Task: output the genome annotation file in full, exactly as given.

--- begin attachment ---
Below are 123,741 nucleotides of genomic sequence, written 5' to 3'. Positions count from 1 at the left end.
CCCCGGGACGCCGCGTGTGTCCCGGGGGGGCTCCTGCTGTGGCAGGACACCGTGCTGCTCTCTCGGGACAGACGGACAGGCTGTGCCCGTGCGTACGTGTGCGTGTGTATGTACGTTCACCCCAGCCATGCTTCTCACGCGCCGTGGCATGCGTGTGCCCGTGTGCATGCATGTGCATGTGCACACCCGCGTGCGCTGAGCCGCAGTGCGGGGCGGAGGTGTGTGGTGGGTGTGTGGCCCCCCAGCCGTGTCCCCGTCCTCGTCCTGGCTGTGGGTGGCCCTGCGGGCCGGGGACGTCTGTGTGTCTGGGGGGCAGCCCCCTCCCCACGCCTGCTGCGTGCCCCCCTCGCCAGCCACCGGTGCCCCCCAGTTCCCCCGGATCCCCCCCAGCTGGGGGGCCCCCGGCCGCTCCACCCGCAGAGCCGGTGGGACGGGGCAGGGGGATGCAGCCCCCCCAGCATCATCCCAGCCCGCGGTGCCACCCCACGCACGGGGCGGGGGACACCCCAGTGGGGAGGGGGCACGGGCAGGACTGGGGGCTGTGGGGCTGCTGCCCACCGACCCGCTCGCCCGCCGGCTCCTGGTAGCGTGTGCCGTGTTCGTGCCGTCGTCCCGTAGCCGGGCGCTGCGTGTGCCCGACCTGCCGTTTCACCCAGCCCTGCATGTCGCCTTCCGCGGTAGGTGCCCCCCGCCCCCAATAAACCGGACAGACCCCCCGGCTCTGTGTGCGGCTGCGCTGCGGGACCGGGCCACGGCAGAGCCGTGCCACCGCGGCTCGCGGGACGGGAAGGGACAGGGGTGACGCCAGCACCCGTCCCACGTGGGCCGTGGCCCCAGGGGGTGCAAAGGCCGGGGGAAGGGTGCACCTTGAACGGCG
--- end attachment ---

Below are 123,741 nucleotides of genomic sequence, written 5' to 3'. Positions count from 1 at the left end.
CCCCGGGACGCCGCGTGTGTCCCGGGGGGGCTCCTGCTGTGGCAGGACACCGTGCTGCTCTCTCGGGACAGACGGACAGGCTGTGCCCGTGCGTACGTGTGCGTGTGTATGTACGTTCACCCCAGCCATGCTTCTCACGCGCCGTGGCATGCGTGTGCCCGTGTGCATGCATGTGCATGTGCACACCCGCGTGCGCTGAGCCGCAGTGCGGGGCGGAGGTGTGTGGTGGGTGTGTGGCCCCCCAGCCGTGTCCCCGTCCTCGTCCTGGCTGTGGGTGGCCCTGCGGGCCGGGGACGTCTGTGTGTCTGGGGGGCAGCCCCCTCCCCACGCCTGCTGCGTGCCCCCCTCGCCAGCCACCGGTGCCCCCCAGTTCCCCCGGATCCCCCCCAGCTGGGGGGCCCCCGGCCGCTCCACCCGCAGAGCCGGTGGGACGGGGCAGGGGGATGCAGCCCCCCCAGCATCATCCCAGCCCGCGGTGCCACCCCACGCACGGGGCGGGGGACACCCCAGTGGGGAGGGGGCACGGGCAGGACTGGGGGCTGTGGGGCTGCTGCCCACCGACCCGCTCGCCCGCCGGCTCCTGGTAGCGTGTGCCGTGTTCGTGCCGTCGTCCCGTAGCCGGGCGCTGCGTGTGCCCGACCTGCCGTTTCACCCAGCCCTGCATGTCGCCTTCCGCGGTAGGTGCCCCCCGCCCCCAATAAACCGGACAGACCCCCCGGCTCTGTGTGCGGCTGCGCTGCGGGACCGGGCCACGGCAGAGCCGTGCCACCGCGGCTCGCGGGACGGGAAGGGACAGGGGTGACGCCAGCACCCGTCCCACGTGGGCCGTGGCCCCAGGGGGTGCAAAGGCCGGGGGAAGGGTGCACCTTGAACGGCG